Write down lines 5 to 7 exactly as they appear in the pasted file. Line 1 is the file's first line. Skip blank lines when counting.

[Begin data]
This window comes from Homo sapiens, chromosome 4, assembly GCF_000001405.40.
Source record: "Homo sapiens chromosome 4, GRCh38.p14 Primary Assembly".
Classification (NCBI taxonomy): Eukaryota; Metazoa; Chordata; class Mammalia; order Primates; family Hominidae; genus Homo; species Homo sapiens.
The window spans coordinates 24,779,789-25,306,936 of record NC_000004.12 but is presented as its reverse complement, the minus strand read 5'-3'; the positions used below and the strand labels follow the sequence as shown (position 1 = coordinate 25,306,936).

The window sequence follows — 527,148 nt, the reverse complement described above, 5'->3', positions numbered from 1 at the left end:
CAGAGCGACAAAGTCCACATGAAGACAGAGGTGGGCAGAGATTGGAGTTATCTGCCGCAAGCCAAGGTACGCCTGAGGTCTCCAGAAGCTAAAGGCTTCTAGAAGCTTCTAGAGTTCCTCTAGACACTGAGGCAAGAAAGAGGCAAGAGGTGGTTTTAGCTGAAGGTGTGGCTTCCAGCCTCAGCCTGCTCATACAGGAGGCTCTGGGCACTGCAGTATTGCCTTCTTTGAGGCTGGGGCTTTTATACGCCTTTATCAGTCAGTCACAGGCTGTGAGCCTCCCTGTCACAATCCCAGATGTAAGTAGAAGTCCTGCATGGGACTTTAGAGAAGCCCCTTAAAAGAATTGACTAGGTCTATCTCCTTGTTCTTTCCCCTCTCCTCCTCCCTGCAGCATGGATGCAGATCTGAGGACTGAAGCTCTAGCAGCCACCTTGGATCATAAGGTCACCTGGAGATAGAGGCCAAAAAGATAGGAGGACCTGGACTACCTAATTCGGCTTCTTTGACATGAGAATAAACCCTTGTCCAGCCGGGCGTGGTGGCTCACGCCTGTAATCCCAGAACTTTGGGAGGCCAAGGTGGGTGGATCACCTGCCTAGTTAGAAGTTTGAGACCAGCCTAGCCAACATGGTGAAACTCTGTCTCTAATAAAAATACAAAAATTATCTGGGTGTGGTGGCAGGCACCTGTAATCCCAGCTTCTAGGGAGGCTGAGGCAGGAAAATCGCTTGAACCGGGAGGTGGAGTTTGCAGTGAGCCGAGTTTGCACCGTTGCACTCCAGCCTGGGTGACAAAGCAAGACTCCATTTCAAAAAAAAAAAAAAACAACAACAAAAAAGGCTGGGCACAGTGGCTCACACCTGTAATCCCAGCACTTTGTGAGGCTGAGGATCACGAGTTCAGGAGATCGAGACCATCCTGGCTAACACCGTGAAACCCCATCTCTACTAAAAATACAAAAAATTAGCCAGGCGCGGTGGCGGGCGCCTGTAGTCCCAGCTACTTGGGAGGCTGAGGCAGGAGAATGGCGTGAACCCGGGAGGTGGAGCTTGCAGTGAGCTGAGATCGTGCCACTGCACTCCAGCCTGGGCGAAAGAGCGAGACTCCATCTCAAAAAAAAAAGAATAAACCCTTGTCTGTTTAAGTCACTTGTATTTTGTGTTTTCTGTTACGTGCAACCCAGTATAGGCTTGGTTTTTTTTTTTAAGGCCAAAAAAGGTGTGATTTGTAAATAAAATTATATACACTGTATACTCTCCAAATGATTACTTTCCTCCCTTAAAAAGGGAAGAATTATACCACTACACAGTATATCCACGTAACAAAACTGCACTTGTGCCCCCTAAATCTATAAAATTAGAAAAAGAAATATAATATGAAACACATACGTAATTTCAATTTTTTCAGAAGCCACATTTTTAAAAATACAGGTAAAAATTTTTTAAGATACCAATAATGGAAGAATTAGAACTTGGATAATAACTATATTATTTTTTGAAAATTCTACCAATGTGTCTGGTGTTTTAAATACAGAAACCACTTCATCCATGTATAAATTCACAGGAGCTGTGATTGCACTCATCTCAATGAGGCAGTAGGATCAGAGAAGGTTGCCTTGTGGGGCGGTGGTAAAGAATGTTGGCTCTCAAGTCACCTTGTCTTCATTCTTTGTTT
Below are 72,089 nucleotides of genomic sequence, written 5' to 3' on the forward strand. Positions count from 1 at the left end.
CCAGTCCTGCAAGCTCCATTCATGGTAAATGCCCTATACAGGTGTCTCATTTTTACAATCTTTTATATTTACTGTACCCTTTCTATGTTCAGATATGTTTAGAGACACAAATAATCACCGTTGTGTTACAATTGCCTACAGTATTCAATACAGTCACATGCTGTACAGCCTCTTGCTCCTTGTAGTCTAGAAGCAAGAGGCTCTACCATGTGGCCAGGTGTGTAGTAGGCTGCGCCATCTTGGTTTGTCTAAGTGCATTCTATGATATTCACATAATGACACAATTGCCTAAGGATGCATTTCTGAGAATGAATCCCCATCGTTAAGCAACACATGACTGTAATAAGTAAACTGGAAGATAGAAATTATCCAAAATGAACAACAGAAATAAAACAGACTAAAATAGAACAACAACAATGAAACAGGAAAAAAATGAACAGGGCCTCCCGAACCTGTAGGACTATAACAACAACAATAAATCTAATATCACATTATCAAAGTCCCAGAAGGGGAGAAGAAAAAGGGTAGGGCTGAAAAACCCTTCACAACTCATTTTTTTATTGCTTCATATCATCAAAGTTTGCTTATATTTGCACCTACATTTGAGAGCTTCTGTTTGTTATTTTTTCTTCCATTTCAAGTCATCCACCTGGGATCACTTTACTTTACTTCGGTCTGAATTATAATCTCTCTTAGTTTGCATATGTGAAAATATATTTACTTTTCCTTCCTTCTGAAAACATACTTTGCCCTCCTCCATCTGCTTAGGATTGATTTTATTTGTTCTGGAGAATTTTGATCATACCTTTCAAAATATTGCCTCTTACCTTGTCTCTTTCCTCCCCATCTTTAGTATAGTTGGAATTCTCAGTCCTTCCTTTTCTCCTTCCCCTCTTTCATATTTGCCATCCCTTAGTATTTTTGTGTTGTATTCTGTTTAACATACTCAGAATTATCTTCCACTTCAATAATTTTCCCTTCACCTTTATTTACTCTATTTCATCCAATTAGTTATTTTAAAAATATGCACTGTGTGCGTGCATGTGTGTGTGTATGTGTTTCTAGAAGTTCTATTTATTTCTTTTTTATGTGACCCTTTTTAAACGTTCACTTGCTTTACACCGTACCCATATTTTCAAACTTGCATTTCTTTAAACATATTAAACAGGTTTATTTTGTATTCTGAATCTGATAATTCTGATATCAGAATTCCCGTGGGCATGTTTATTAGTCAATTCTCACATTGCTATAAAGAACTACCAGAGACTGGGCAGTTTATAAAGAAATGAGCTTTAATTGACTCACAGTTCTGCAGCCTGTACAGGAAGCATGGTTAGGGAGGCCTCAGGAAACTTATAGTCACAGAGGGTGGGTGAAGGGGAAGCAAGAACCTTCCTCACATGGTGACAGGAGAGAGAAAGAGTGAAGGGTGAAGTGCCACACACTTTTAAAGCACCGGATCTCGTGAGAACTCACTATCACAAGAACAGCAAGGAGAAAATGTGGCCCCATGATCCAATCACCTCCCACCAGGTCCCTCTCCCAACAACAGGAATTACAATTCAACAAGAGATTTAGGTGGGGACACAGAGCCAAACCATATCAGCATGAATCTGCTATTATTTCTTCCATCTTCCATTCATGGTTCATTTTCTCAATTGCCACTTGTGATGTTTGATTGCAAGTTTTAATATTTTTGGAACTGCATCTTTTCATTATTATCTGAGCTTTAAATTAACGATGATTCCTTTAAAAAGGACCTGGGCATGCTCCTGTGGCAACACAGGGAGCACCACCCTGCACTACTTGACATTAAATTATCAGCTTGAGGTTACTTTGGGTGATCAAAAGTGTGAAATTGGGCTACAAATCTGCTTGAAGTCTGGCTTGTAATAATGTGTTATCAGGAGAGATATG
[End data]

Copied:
The window sequence follows — 527,148 nt, the reverse complement described above, 5'->3', positions numbered from 1 at the left end:
CAGAGCGACAAAGTCCACATGAAGACAGAGGTGGGCAGAGATTGGAGTTATCTGCCGCAAGCCAAGGTACGCCTGAGGTCTCCAGAAGCTAAAGGCTTCTAGAAGCTTCTAGAGTTCCTCTAGACACTGAGGCAAGAAAGAGGCAAGAGGTGGTTTTAGCTGAAGGTGTGGCTTCCAGCCTCAGCCTGCTCATACAGGAGGCTCTGGGCACTGCAGTATTGCCTTCTTTGAGGCTGGGGCTTTTATACGCCTTTATCAGTCAGTCACAGGCTGTGAGCCTCCCTGTCACAATCCCAGATGTAAGTAGAAGTCCTGCATGGGACTTTAGAGAAGCCCCTTAAAAGAATTGACTAGGTCTATCTCCTTGTTCTTTCCCCTCTCCTCCTCCCTGCAGCATGGATGCAGATCTGAGGACTGAAGCTCTAGCAGCCACCTTGGATCATAAGGTCACCTGGAGATAGAGGCCAAAAAGATAGGAGGACCTGGACTACCTAATTCGGCTTCTTTGACATGAGAATAAACCCTTGTCCAGCCGGGCGTGGTGGCTCACGCCTGTAATCCCAGAACTTTGGGAGGCCAAGGTGGGTGGATCACCTGCCTAGTTAGAAGTTTGAGACCAGCCTAGCCAACATGGTGAAACTCTGTCTCTAATAAAAATACAAAAATTATCTGGGTGTGGTGGCAGGCACCTGTAATCCCAGCTTCTAGGGAGGCTGAGGCAGGAAAATCGCTTGAACCGGGAGGTGGAGTTTGCAGTGAGCCGAGTTTGCACCGTTGCACTCCAGCCTGGGTGACAAAGCAAGACTCCATTTCAAAAAAAAAAAAAAACAACAACAAAAAAGGCTGGGCACAGTGGCTCACACCTGTAATCCCAGCACTTTGTGAGGCTGAGGATCACGAGTTCAGGAGATCGAGACCATCCTGGCTAACACCGTGAAACCCCATCTCTACTAAAAATACAAAAAATTAGCCAGGCGCGGTGGCGGGCGCCTGTAGTCCCAGCTACTTGGGAGGCTGAGGCAGGAGAATGGCGTGAACCCGGGAGGTGGAGCTTGCAGTGAGCTGAGATCGTGCCACTGCACTCCAGCCTGGGCGAAAGAGCGAGACTCCATCTCAAAAAAAAAAGAATAAACCCTTGTCTGTTTAAGTCACTTGTATTTTGTGTTTTCTGTTACGTGCAACCCAGTATAGGCTTGGTTTTTTTTTTTAAGGCCAAAAAAGGTGTGATTTGTAAATAAAATTATATACACTGTATACTCTCCAAATGATTACTTTCCTCCCTTAAAAAGGGAAGAATTATACCACTACACAGTATATCCACGTAACAAAACTGCACTTGTGCCCCCTAAATCTATAAAATTAGAAAAAGAAATATAATATGAAACACATACGTAATTTCAATTTTTTCAGAAGCCACATTTTTAAAAATACAGGTAAAAATTTTTTAAGATACCAATAATGGAAGAATTAGAACTTGGATAATAACTATATTATTTTTTGAAAATTCTACCAATGTGTCTGGTGTTTTAAATACAGAAACCACTTCATCCATGTATAAATTCACAGGAGCTGTGATTGCACTCATCTCAATGAGGCAGTAGGATCAGAGAAGGTTGCCTTGTGGGGCGGTGGTAAAGAATGTTGGCTCTCAAGTCACCTTGTCTTCATTCTTTGTTT
Below are 72,089 nucleotides of genomic sequence, written 5' to 3' on the forward strand. Positions count from 1 at the left end.